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Re: Truss Calculators
« Reply #534 on: January 22, 2017, 12:54:39 PM »
Version 1.8.0- 01.22.2017
- Enabled roof cladding for common trusses.
- Added nine "IKO Cambridge" architectural shingle colors into the roof cladding material library.
- Added "plywood" material for roof and floor sheathing.
- Added a "Sheathing" tab into the global settings.
- Added entries in the "General" tab of the global settings to toggle default settings for gable end trusses and advanced options.



View model here:

https://3dwarehouse.sketchup.com/model.html?id=408cd4f0-26b0-416f-bcd0-c14e5565c97a

Initially I was just going to texture the exterior face of the sheathing for the roof cladding but then I realized that there may be cases where there is roof cladding but not sheathing or vice versa.  In the end I went with a separate layer, material and extrusion for the roof cladding, this allows one to get more granular with the structure and in my mind closer to reality. 
Nathaniel P. Wilkerson, P.E.
Designer, Programmer and Engineer

Offline Medeek

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Re: Truss Calculators
« Reply #535 on: January 22, 2017, 04:02:57 PM »
Trying to find a good wood shake or shingle roof texture, this one is pretty good except for a bit of banding:

Nathaniel P. Wilkerson, P.E.
Designer, Programmer and Engineer

Offline Medeek

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Re: Truss Calculators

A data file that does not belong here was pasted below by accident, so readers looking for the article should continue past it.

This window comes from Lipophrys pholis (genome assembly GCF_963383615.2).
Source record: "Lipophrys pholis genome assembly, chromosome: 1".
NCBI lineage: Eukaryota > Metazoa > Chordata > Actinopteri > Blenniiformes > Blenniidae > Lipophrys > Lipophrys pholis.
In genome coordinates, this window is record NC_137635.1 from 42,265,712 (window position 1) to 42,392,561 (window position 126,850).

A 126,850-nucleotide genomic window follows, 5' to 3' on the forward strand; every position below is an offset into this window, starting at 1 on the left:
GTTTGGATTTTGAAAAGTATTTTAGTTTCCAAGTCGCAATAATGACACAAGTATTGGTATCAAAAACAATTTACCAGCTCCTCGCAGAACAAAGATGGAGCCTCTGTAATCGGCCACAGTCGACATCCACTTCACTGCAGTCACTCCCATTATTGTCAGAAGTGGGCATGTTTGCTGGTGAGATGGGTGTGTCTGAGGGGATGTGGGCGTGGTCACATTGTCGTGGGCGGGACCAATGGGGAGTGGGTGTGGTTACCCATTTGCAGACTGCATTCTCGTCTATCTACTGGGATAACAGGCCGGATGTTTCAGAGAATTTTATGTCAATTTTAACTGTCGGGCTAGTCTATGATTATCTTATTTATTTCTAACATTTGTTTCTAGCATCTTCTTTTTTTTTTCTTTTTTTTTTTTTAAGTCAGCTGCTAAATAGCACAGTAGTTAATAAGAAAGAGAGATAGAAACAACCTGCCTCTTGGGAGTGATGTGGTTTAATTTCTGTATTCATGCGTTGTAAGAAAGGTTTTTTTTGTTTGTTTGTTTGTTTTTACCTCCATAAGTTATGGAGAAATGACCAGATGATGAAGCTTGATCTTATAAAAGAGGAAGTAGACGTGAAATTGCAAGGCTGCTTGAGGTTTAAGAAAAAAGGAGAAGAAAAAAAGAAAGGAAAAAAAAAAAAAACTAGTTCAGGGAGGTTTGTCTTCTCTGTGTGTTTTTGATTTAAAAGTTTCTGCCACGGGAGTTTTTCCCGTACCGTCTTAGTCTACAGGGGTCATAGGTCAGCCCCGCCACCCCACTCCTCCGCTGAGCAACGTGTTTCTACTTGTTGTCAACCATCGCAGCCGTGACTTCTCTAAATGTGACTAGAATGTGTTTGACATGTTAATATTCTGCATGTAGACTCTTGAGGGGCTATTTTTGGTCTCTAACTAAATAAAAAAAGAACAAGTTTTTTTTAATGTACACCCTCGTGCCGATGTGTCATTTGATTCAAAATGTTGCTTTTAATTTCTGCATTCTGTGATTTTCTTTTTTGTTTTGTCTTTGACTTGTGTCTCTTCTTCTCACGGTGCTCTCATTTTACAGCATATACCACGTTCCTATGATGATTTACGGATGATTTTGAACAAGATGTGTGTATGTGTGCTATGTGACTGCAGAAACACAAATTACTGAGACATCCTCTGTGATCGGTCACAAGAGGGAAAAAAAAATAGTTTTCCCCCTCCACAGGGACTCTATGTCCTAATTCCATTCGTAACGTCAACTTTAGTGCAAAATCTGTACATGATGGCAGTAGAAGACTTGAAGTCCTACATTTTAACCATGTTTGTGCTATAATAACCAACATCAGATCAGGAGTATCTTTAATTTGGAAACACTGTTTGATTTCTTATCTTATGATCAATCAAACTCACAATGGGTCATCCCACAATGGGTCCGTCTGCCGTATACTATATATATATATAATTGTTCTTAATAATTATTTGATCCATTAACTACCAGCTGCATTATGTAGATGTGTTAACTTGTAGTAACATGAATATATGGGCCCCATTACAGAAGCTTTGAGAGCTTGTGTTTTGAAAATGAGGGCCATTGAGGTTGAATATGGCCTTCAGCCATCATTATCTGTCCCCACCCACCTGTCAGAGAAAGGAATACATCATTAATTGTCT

« Reply #536 on: January 26, 2017, 06:09:42 AM »
Thinking about sheathing and cladding advanced option for the valley truss set.  Typically the valley truss set is placed on top of the main roof sheathing:



View model here:

https://3dwarehouse.sketchup.com/model.html?id=c8b9995c-1649-4f2a-a769-9fdb685d0913

If I create the sheathing and cladding just right then it will be easy for the user to manually trim the secondary roof sheathing and cladding with my trim tool and then optionally union them up with the built in Union tool.  I may need to make a video showing exactly how to perform this task.
Nathaniel P. Wilkerson, P.E.
Designer, Programmer and Engineer

Offline Medeek

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Re: Truss Calculators
« Reply #537 on: January 28, 2017, 11:44:06 AM »
The valley truss set now has sheathing and cladding added as an option.  You still have to manually trim the secondary roof's sheathing and cladding and then union it to the valley set's but with the trim tool this is very simple to do:



View model here:

https://3dwarehouse.sketchup.com/model.html?id=164baabf-f312-42b5-a1a9-97e7d8557dcf
Nathaniel P. Wilkerson, P.E.
Designer, Programmer and Engineer

Offline Medeek

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Re: Truss Calculators
« Reply #538 on: January 28, 2017, 01:00:14 PM »
Here is the example building with the various layers in an animation.